The Social Pedagogue pt 2: potential, power and practice
Social pedagogy is both a science and an art form. It is dynamic, creative, and all about the process. For more info on the origins of this see part 1 of this blog. Social pedagogy is not something we do or don’t do – the question to ask ourselves is to what degree we are working in a social pedagogical way.
1. Do we recognise the potential of human beings to bring about change?
2. Do we have a practice with curiosity and empathy at the core?
The word curiosity is all over twitter mostly being tweeted about by professionals who seek to make lasting impact on families and professionals about how they understand children's behaviour and human connection.
Last week I went on safeguarding training led by Voluntary Action Leicestershire The trainer talked about the importance of curiosity and how the lack of curiosity about behaviour and circumstances of a child can have devastating consequences for the most vulnerable in our country.
In Belgium, the term "Social Pedagogy" is roughly translated as “walking in the shoes of” which reflects the close and empathetic nature of the work social pedagogues do.
Human relationships, in all their complexity,
are intrinsically valuable
How this translates to practice has been shown in a CREC research project in 2016 looking at what it was about high achieving white working class boys than enabled them to succeed when all the indicators (poverty, parent unemployment, lack of social support, inconsistent parenting practices, family conficts, caregiver illness) showed that these boys should be struggling.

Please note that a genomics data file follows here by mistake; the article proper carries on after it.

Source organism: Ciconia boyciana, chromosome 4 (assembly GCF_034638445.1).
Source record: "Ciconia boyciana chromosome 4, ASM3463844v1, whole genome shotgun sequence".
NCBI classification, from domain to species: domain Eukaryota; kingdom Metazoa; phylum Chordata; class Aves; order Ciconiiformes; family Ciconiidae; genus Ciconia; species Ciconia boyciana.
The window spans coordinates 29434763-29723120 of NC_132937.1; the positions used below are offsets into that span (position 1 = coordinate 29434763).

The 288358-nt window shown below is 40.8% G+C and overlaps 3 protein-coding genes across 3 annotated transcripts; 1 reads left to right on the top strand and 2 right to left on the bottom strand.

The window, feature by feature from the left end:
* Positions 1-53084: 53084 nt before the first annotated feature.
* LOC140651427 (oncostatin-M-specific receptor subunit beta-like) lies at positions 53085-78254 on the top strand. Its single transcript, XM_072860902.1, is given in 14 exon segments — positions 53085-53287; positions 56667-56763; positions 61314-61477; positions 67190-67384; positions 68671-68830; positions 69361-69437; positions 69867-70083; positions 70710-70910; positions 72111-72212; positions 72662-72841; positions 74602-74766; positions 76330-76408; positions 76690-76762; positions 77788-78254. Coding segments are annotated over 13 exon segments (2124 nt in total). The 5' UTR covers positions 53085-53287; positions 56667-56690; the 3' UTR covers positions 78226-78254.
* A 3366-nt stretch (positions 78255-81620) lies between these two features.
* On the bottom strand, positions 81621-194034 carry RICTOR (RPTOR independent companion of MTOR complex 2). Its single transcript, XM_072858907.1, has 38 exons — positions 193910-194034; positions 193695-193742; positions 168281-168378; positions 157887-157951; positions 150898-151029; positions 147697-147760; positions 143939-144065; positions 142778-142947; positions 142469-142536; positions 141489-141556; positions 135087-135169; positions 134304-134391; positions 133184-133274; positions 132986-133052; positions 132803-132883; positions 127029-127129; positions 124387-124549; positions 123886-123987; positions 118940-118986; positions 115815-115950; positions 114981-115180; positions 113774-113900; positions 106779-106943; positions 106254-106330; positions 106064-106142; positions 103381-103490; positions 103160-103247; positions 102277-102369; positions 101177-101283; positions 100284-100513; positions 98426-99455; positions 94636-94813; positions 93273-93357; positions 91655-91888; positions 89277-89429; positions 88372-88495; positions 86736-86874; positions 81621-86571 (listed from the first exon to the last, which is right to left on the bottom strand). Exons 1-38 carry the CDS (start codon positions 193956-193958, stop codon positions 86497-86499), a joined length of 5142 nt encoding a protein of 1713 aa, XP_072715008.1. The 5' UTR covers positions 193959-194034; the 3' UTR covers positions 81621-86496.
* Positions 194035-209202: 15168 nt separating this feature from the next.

The findings showed that the presence of a 'significant other' who was ready to share activities, explore with affectionate attention was crucial. Being ‘tuned' into by this significant adult deeply impacted the boys self esteem and well being. What sticks me about this type of relationship is the shift of POWER that's needed.
"Young boys need at least one person in their lives who would go to unreasonable lengths for them."
High Achieving White Working Class boys. Research study by CREC
Let's be the adults who follow our children's lead, support their self-directed passions and interests, providing lots of support, encouragement...
and a playmate.